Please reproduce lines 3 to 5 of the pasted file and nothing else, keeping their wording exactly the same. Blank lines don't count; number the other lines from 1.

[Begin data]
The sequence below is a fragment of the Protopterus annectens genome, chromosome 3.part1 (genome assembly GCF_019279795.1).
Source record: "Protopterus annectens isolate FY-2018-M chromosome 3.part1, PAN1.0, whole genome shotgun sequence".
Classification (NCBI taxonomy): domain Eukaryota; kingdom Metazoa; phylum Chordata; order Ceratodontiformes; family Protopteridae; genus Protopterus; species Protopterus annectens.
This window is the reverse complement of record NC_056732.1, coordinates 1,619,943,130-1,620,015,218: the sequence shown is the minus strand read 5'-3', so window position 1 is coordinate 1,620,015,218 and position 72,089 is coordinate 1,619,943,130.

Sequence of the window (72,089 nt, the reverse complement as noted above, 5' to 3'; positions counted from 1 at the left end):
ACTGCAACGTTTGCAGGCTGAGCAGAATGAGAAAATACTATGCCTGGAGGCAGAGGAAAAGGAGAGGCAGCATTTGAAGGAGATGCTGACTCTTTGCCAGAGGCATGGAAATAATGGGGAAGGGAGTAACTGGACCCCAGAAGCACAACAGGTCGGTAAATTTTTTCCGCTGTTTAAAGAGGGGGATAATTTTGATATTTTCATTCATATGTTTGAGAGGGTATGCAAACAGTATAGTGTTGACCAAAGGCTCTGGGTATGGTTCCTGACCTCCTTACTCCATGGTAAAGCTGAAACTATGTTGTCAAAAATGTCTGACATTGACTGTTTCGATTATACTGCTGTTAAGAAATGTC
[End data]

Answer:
Classification (NCBI taxonomy): domain Eukaryota; kingdom Metazoa; phylum Chordata; order Ceratodontiformes; family Protopteridae; genus Protopterus; species Protopterus annectens.
This window is the reverse complement of record NC_056732.1, coordinates 1,619,943,130-1,620,015,218: the sequence shown is the minus strand read 5'-3', so window position 1 is coordinate 1,620,015,218 and position 72,089 is coordinate 1,619,943,130.

Sequence of the window (72,089 nt, the reverse complement as noted above, 5' to 3'; positions counted from 1 at the left end):